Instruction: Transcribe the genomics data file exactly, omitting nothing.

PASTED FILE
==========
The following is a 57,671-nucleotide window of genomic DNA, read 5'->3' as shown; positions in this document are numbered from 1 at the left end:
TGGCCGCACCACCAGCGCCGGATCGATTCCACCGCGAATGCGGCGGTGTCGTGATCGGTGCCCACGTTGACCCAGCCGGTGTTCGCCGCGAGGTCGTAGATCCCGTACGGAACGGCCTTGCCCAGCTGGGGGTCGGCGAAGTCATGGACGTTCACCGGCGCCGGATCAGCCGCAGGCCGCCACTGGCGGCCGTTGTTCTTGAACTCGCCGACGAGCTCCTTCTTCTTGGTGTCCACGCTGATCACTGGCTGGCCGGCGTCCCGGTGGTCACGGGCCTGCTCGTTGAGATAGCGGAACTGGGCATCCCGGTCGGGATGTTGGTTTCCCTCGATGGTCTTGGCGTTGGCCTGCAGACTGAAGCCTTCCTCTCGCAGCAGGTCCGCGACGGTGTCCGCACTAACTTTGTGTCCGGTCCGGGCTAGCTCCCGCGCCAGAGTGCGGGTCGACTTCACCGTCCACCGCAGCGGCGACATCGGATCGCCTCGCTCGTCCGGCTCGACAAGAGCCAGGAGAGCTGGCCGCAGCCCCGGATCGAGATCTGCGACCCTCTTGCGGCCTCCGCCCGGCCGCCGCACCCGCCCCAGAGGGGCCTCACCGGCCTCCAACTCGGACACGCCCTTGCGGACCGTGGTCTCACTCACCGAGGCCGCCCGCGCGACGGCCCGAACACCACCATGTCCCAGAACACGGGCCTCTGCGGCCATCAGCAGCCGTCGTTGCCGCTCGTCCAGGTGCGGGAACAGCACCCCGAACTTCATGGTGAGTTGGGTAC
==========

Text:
The following is a 57,671-nucleotide window of genomic DNA, read 5'->3' as shown; positions in this document are numbered from 1 at the left end:
TGGCCGCACCACCAGCGCCGGATCGATTCCACCGCGAATGCGGCGGTGTCGTGATCGGTGCCCACGTTGACCCAGCCGGTGTTCGCCGCGAGGTCGTAGATCCCGTACGGAACGGCCTTGCCCAGCTGGGGGTCGGCGAAGTCATGGACGTTCACCGGCGCCGGATCAGCCGCAGGCCGCCACTGGCGGCCGTTGTTCTTGAACTCGCCGACGAGCTCCTTCTTCTTGGTGTCCACGCTGATCACTGGCTGGCCGGCGTCCCGGTGGTCACGGGCCTGCTCGTTGAGATAGCGGAACTGGGCATCCCGGTCGGGATGTTGGTTTCCCTCGATGGTCTTGGCGTTGGCCTGCAGACTGAAGCCTTCCTCTCGCAGCAGGTCCGCGACGGTGTCCGCACTAACTTTGTGTCCGGTCCGGGCTAGCTCCCGCGCCAGAGTGCGGGTCGACTTCACCGTCCACCGCAGCGGCGACATCGGATCGCCTCGCTCGTCCGGCTCGACAAGAGCCAGGAGAGCTGGCCGCAGCCCCGGATCGAGATCTGCGACCCTCTTGCGGCCTCCGCCCGGCCGCCGCACCCGCCCCAGAGGGGCCTCACCGGCCTCCAACTCGGACACGCCCTTGCGGACCGTGGTCTCACTCACCGAGGCCGCCCGCGCGACGGCCCGAACACCACCATGTCCCAGAACACGGGCCTCTGCGGCCATCAGCAGCCGTCGTTGCCGCTCGTCCAGGTGCGGGAACAGCACCCCGAACTTCATGGTGAGTTGGGTAC